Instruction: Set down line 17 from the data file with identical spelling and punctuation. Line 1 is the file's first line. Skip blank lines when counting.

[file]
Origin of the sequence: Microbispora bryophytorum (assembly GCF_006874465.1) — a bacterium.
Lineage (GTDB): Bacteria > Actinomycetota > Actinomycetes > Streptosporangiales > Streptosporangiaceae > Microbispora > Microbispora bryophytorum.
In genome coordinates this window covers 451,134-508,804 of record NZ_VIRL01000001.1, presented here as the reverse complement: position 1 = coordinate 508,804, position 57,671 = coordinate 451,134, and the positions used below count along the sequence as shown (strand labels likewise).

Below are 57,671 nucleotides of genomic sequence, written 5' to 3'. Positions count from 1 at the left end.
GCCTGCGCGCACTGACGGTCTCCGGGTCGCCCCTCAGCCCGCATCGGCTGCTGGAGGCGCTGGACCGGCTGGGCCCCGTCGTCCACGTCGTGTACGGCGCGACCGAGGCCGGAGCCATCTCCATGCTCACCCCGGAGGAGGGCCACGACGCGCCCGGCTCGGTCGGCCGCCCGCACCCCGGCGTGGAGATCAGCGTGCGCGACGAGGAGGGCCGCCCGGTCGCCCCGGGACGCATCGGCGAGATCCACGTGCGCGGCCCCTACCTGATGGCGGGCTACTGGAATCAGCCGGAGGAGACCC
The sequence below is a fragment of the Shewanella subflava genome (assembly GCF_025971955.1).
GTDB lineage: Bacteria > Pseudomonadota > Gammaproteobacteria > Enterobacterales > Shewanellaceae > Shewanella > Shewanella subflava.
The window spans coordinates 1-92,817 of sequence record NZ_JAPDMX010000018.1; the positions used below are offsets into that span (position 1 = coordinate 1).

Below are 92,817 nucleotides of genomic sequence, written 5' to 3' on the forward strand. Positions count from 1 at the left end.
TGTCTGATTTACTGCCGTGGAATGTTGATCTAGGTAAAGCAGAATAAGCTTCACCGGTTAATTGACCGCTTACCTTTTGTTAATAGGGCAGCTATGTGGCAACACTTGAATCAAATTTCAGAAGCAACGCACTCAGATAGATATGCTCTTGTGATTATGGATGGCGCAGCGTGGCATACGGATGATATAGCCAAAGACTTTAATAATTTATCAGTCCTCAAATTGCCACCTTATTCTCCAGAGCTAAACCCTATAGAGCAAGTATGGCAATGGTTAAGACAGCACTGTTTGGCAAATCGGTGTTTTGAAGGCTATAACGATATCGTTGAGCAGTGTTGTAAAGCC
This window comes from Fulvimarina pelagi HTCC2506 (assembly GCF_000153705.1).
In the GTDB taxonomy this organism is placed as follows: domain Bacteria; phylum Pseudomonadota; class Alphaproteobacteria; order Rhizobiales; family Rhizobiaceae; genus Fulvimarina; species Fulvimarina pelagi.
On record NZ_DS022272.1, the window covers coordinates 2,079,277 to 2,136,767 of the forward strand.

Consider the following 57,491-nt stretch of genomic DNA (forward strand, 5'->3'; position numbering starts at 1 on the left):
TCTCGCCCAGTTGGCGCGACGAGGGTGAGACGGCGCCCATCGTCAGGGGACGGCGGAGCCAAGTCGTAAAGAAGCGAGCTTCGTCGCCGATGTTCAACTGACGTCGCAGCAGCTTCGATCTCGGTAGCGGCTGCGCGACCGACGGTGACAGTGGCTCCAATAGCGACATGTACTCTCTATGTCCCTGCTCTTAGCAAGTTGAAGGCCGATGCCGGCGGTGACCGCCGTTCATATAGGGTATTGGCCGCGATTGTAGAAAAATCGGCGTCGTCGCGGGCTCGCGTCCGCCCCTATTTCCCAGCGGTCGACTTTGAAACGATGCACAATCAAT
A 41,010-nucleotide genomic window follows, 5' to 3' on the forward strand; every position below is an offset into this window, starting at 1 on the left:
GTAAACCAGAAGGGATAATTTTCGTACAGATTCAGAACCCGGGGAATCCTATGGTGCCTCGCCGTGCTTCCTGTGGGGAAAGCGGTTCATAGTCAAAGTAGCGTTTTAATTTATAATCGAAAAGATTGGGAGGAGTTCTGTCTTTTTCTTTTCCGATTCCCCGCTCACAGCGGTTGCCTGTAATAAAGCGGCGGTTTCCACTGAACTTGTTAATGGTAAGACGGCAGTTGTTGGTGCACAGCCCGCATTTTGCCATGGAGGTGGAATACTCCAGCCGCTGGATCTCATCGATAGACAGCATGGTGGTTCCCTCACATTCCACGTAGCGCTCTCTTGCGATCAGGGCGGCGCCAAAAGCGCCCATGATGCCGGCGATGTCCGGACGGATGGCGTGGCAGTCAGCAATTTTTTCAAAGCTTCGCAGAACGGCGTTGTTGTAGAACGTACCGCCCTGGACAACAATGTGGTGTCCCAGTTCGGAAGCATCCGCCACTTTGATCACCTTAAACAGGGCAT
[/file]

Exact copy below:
GTAAACCAGAAGGGATAATTTTCGTACAGATTCAGAACCCGGGGAATCCTATGGTGCCTCGCCGTGCTTCCTGTGGGGAAAGCGGTTCATAGTCAAAGTAGCGTTTTAATTTATAATCGAAAAGATTGGGAGGAGTTCTGTCTTTTTCTTTTCCGATTCCCCGCTCACAGCGGTTGCCTGTAATAAAGCGGCGGTTTCCACTGAACTTGTTAATGGTAAGACGGCAGTTGTTGGTGCACAGCCCGCATTTTGCCATGGAGGTGGAATACTCCAGCCGCTGGATCTCATCGATAGACAGCATGGTGGTTCCCTCACATTCCACGTAGCGCTCTCTTGCGATCAGGGCGGCGCCAAAAGCGCCCATGATGCCGGCGATGTCCGGACGGATGGCGTGGCAGTCAGCAATTTTTTCAAAGCTTCGCAGAACGGCGTTGTTGTAGAACGTACCGCCCTGGACAACAATGTGGTGTCCCAGTTCGGAAGCATCCGCCACTTTGATCACCTTAAACAGGGCAT